Training: The 300 — an accuracy drill to test your handgunner mettle (VIDEO)

Sometimes there is a drill out there that becomes your nemesis. It haunts you, it laughs in your face, and inspires you to work harder and dive deeper. A drill called the “300”, or Bullseye 3-Way, came to my attention several years ago from the late Todd Green, who ran

To give an example of what it looks like, at the top is an unedited video from start to finish of me shooting the drill with an S&W 66-1. Pro tip, make sure you have enough staples in the staple gun before starting to video a drill. Enjoy.

The drill is actually an abbreviated version of another drill that is called “The Humbler”, or the 700 Point Aggregate. The word on the street is that the 700 Point Aggregate was designed for and used by U.S. Special Forces and that Larry Vickers is likely the one who popularized the drill. Of course, that is all at least fourth or fifth hand information, so take it with a grain of salt. I don’t know that the origin of the drill really matters, because it will stand or not on its own merit. To the best of my knowledge though, that is where the full version of this drill originated.

The “300”, as I prefer to call it, consist of three strings of fire of 10 rounds each, from 25 yards, shot on a B-8 repair center target, or its printable counterpart that is available here, from a standing position. The first string of fire is 10 rounds freestyle. The trick with this drill is to know the point of aim and point of impact, use good ammo and make sure to take your time. It is not a quick drill — I often shoot each 10 round string as 10 separate one round strings. If I try to shoot all 10 rounds as a single string, or even two or three rounds without taking a break, I invariably shoot a lower score.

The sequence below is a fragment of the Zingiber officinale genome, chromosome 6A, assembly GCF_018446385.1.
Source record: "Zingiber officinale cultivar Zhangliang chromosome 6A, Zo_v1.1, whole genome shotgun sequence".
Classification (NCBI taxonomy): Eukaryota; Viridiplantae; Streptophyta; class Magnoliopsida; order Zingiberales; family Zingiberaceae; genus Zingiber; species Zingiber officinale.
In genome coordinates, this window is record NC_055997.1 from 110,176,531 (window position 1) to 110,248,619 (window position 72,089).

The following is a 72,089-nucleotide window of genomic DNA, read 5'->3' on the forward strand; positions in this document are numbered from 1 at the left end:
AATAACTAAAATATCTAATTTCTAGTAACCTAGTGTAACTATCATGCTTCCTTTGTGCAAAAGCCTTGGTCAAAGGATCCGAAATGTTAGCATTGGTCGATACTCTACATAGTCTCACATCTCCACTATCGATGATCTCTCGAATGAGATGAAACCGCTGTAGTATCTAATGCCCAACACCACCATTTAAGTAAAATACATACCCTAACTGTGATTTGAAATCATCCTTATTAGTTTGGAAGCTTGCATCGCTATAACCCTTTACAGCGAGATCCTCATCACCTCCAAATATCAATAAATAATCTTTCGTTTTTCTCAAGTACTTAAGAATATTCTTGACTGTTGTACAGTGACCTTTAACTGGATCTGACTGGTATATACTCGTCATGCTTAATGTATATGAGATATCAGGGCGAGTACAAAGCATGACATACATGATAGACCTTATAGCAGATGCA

The second string is 10 rounds strong hand only, also from 25 yards and on the same type of target. Often times, a two-handed grip might mask some flaws in the trigger press. When shooting one handed, the application of fundamentals becomes even more critical to a good score. I shoot this string the same way I do the freestyle string, one round at a time. I do adjust my stance slightly to get more of myself behind the gun, but don’t blade completely.

The third string is 10 rounds weak hand only, or support hand only, whatever terminology you prefer. This is generally my worse string, which I suppose is to be expected. All the same rules apply as the first and second strings of fire; it is just harder to pull off with the support hand.

Each string of fire is shot on its own target to simplify the scoring. I suppose this could all be shot on a single target in a pinch, but accurate scoring would be difficult and the diagnostic value of the drill would be lessened unless hits were pasted between each string of fire. Rounds are scored according to actual point value, so a hit in the 10 ring is 10 points; the 8 ring is 8 points, etc. I usually give line breaks to the higher scoring ring, but if someone wanted to be really tight on the scoring, they could go the other way with it.

This really is a splendid drill. Logistically easy to shoot, but immensely challenging, it pushes the fundamental aspects of shooting very hard, and can be shot on pretty much any 25-yard range. It is a great drill for tracking performance over time, which I believe may have been the original intent of the drill, but it is also great for actual skill building.